Stephen Strasburg is likely to be shut down by GM Mike Rizzo of the Washington Nationals at some point this year.
Stop me if you’ve heard this one before.
As of July 18th, the Nats’ ace and pitching foundation for years to come has thrown 105 innings in 18 starts to compile a 10-4 record with a 2.66 ERA.
His next start will be against NL East rival Atlanta Braves, who have hopes to track down Washington and claim their berth into October. Strasburg will be pitching for the first time as a 24-year-old as his birthday is tomorrow.
While it’s only July, every inning has already been placed under a microscope for the first overall pick. I’ve compiled a list of pros and cons on how ending Strasburg’s All-Star campaign will affect the Washington Nationals
1. It Helps Avoid Injury:
While Strasburg has the type of talent every father hopes their son could one day possess, there aren’t exactly instructional videos on how to replicate his mechanics.
Many scouts have said that his delivery results in a pitching coach not avoiding injury with him, but rather prolonging it from inevitably happening.
2. Help Ease Him Into a Major League Work Load:
Stephen Strasburg has never pitched more than 123 innings in a season. Would 160 innings (I’m aware Rizzo has backed off that number, just using it to make a point) not be a pretty substantial increase in his work load?
Yes, he was coming off injury last year, but he only compiled 44 innings of work in the 2011 season. At 160, the Nationals are now asking their ace of both now and the future to work over 100 extra innings in 2012. That’s a lot to ask for
3. Protect the Future:
This could be looked at both ways, and I will address it in the cons list.
Most baseball minds say it’s safe to assume this team will be competing for years. The core of the team is both young and talented, and outside of Jayson Werth there isn’t really any giant contracts that aren’t justified.
Shutting down Strasburg still leaves you with a solid pitching staff that could likely get the job done. It would require Edwin Jackson to pitch more in the playoffs. While he is a drop off talent wise from the Strasburg-Gonzalez-Zimmermann option, it doesn’t mean that the Nationals would not still have a average/above average rotation come October.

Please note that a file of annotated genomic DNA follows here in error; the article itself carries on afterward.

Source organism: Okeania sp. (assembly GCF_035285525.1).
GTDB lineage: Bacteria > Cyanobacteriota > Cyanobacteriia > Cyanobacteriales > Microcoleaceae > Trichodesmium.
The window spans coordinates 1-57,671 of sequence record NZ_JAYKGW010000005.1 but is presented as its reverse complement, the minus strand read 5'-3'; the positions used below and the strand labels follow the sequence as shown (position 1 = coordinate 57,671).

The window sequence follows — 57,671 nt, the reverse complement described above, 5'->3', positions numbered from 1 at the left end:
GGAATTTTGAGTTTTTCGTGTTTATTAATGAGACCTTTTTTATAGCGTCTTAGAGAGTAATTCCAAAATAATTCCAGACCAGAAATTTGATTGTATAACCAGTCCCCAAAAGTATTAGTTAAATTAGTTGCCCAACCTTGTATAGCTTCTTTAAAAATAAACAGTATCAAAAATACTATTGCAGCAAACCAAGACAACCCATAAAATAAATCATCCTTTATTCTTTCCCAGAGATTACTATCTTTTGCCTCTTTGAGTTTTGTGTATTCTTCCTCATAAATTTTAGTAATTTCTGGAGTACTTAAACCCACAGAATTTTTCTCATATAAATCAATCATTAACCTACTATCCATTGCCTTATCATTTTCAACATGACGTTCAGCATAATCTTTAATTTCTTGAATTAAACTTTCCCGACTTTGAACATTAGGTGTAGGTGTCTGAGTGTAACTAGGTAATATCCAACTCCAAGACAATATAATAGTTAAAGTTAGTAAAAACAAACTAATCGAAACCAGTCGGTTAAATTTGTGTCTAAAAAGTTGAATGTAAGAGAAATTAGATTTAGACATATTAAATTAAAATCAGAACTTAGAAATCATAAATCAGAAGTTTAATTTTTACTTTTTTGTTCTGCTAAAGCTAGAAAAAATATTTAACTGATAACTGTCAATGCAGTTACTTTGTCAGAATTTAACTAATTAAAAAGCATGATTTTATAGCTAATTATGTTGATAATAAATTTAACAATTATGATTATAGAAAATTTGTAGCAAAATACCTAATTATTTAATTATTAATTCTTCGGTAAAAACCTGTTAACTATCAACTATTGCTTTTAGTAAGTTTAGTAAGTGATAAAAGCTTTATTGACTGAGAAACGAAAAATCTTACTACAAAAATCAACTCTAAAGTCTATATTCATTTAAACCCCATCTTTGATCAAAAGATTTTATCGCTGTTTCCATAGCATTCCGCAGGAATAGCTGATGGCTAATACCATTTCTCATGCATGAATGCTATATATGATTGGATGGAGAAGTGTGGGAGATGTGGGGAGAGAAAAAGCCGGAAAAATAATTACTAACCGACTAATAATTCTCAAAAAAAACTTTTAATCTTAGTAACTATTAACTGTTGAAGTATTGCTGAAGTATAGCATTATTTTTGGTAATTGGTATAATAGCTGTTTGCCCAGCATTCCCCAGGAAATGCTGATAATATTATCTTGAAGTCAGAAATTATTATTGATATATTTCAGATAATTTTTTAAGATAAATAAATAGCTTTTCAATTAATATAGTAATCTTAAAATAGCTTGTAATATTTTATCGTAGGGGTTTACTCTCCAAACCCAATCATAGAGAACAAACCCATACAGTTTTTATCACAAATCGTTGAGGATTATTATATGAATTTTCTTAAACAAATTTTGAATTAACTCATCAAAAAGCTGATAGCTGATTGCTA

1. You Can’t Predict an Injury:
For all we know, Strasburg could blow out his elbow on the first pitch of tomorrow’s game and then have that pitch hit for a line drive resulting in a shattered left ankle. Yeah, that’s extreme, but you can’t tell me it’s not a possibility.
On the opposite side of the spectrum, Strasburg could very well throw 215 innings, clinch a World Series title for the Nationals and never feel an ounce of pain.
The best thing the Nationals can do is monitor that prized arm. Couldn’t any player get hurt at anytime? I understand the reasoning, but you can’t just assume you know when a guy will get hurt.
2. Innings Aren’t the Issue:
In the thousands of innings that I have watched in my lifetime, I’ve seen guys take the mound and launch three pitches towards the plate before going right back to the dugout. I’ve also seen guys pass the 100-pitch mark in the fourth inning.
Pitch count is the issue here, not innings. With the way the Nationals appear to be looking at things (I’m talking general public perspective, that is where the backlash comes from. I’m aware the Nationals look at his pitch count as well) It seems like more value is placed on an inning’s count.
Does this mean that a 35-pitch inning is held in the same category as a three or four pitch inning when it comes to avoiding an injury. That makes little sense.
3. The Future Is Not a Guarantee:
I keep hearing the phrase “they are set for the future” as if Stephen Strasburg is the only player on this roster with the ability to get hurt.
Nothing is guaranteed in baseball. Nothing.
Joba Chamberlain was supposed to be a huge part of the New York Yankees’ plans this year and he got hurt on a trampoline. While with the Houston Astros, Lance Berkman destroyed his knee in a church flag football game. Sammy Sosa injured his back while sneezing.
You can assume that the Nationals will be right back at it next year, but you can’t just pencil them into October for the next five years.
A team from Washington hasn’t made the postseason since the 1930’s and this specific franchise hasn’t made it since the 80’s (Montreal Expos). If you have the chance, you have to pursue it. It may not happen again in the projected time frame.
If I were Mike Rizzo, I send my guy out to the mound. Move the rotation around if you have to in order to give him an extra day off between starts here and there. If the Nationals are winning a game 9-0 after four innings, go ahead and pull him. A win on your regular season record isn’t near as important or fulfilling as a win in October.
There may be no right answer here as none of us can predict the future. Because of this, I welcome your perspective on the situation in the comments below.